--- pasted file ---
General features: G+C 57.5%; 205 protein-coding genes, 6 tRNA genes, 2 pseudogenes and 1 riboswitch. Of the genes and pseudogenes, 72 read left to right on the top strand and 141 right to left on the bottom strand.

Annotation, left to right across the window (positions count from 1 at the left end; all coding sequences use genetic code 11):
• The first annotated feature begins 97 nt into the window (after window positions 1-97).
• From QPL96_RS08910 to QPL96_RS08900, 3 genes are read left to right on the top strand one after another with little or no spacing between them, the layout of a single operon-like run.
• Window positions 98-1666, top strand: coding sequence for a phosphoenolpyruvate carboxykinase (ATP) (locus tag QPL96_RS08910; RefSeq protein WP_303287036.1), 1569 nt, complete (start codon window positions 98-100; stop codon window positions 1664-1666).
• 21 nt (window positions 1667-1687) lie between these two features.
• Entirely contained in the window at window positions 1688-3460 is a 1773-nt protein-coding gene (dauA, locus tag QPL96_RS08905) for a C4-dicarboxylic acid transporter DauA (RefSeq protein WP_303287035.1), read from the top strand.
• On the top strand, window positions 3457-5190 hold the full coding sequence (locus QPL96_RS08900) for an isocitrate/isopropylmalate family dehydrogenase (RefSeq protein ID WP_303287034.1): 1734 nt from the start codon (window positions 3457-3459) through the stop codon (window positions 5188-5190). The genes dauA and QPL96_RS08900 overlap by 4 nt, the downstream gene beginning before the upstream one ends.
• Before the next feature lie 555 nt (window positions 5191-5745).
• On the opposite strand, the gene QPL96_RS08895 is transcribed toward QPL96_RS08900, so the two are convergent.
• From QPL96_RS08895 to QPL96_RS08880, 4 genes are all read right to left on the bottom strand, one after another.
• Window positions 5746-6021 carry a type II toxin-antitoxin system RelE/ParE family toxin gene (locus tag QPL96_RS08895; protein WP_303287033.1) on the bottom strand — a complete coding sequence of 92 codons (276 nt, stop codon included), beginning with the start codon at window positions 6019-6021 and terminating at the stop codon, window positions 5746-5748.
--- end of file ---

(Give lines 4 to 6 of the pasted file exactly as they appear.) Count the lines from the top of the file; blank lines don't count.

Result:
• From QPL96_RS08910 to QPL96_RS08900, 3 genes are read left to right on the top strand one after another with little or no spacing between them, the layout of a single operon-like run.
• Window positions 98-1666, top strand: coding sequence for a phosphoenolpyruvate carboxykinase (ATP) (locus tag QPL96_RS08910; RefSeq protein WP_303287036.1), 1569 nt, complete (start codon window positions 98-100; stop codon window positions 1664-1666).
• 21 nt (window positions 1667-1687) lie between these two features.